Tina Turner and My Father

Back when Tina Turner was Anna Mae Bullock and attending Sumner High School in St. Louis, Missouri, she would regularly cross the Mississippi River to hear live music at nightclubs in East St. Louis, Illinois. Crossing the river meant crossing state lines and states of mind; it meant crossing toward the beginnings of her life as Tina Turner. It was at the Manhattan Club in East St. Louis where she first heard Ike Turner play with his band, Kings of Rhythm. During an intermission one night in 1957, so the story goes, Anna Mae grabbed the mic and sang B. B. King’s ballad “You Know I Love You,” impressing Ike enough to eventually secure her place as a vocalist for the band. She spent the next year finishing high school and crossing the river every weekend to sing with the band at their regular gigs. By 1960, she had moved across the river to live with Ike in East St. Louis and to begin in earnest her training as a singer. That year, the band’s demo of “A Fool in Love” featuring Anna Mae singing lead caught the attention of Juggy Murray, president of Sue Records, who bought the rights for the song and insisted that the band make Anna Mae its star. In response, Ike renamed Anna Mae as Tina Turner and trademarked the name, ensuring that should she ever leave him or the band, he could replace her with another Tina Turner. When Tina expressed reservations about the terms of their relationship, Ike responded by striking her in the head with a wooden shoe stretcher. She had made a crossing from which it would be nearly impossible to cross back.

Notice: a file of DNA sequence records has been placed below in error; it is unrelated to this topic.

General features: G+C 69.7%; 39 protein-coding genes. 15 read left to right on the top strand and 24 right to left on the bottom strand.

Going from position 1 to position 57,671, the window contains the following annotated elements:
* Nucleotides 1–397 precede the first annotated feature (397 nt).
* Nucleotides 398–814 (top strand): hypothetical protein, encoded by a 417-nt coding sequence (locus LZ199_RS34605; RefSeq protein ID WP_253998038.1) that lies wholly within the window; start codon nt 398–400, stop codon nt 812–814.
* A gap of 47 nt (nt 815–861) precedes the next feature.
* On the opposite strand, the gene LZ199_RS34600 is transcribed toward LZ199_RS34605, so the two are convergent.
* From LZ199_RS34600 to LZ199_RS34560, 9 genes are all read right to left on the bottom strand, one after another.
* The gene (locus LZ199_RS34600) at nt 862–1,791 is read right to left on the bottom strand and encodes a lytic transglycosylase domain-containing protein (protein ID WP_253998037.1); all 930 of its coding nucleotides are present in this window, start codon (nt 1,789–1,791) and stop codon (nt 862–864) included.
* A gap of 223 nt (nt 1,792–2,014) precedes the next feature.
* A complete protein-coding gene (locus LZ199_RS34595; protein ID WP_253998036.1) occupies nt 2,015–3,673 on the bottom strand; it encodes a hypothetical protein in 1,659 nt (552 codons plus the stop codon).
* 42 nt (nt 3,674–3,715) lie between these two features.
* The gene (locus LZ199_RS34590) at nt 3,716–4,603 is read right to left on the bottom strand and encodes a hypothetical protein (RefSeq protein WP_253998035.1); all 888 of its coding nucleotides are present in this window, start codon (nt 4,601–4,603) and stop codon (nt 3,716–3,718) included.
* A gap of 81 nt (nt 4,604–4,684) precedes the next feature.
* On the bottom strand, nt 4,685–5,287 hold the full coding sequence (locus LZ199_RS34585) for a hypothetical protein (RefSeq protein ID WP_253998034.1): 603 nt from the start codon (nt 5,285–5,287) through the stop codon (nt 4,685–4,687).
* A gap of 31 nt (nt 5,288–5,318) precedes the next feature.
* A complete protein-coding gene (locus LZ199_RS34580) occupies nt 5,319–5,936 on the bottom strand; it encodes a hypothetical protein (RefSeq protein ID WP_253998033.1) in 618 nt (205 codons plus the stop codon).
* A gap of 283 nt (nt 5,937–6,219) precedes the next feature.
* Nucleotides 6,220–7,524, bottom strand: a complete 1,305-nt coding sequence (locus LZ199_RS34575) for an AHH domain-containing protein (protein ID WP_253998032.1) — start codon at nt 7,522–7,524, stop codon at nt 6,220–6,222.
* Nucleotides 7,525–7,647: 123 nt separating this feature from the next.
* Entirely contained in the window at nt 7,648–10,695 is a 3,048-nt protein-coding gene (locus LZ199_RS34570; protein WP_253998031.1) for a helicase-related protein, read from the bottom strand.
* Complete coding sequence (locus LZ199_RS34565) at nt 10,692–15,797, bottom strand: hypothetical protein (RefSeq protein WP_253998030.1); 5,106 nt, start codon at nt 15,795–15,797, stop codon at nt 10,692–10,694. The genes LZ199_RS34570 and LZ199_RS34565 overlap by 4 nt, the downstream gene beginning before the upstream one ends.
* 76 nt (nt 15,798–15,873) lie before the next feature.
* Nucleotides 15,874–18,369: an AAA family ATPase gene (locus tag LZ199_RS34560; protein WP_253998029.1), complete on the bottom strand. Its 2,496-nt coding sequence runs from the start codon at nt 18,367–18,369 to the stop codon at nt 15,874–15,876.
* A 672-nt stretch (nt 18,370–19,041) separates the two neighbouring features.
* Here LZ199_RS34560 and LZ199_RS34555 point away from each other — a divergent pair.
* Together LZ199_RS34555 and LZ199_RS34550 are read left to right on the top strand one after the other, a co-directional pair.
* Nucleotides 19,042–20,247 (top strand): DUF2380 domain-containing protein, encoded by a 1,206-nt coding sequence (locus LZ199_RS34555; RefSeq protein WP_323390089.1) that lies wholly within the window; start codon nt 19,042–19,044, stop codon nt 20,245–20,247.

The first time my father crossed the river was in the same year that Anna Mae grabbed the mic and sang the blues. It was January 1957, and he was just seven years old. He joined his mother and four of his siblings, traveling north from Mexico across the Rio Grande to settle in San Antonio, where his dad had come the year before to find work. My father grew up west of another river—the San Antonio—which he would regularly cross in 1970 as he headed east each day across town toward the army base to report for duty or dental-assistant training classes. By the time he’d crossed the Pacific and the South China Sea in 1971, the banks of the Perfume River just north of Phu Bai, Vietnam, were soaked with the blood of the many lost in the infamous Battle of Huế. His first night in Phu Bai, just thirty miles south of the DMZ, he slept through the rocket shelling and the shouting of his bunkmates hustling their asses to the nearby bunker. He never lost a minute of sleep worrying about the way things might have been. He never was the type to dwell on the losses that accompanied all the crossings he was forced to make.

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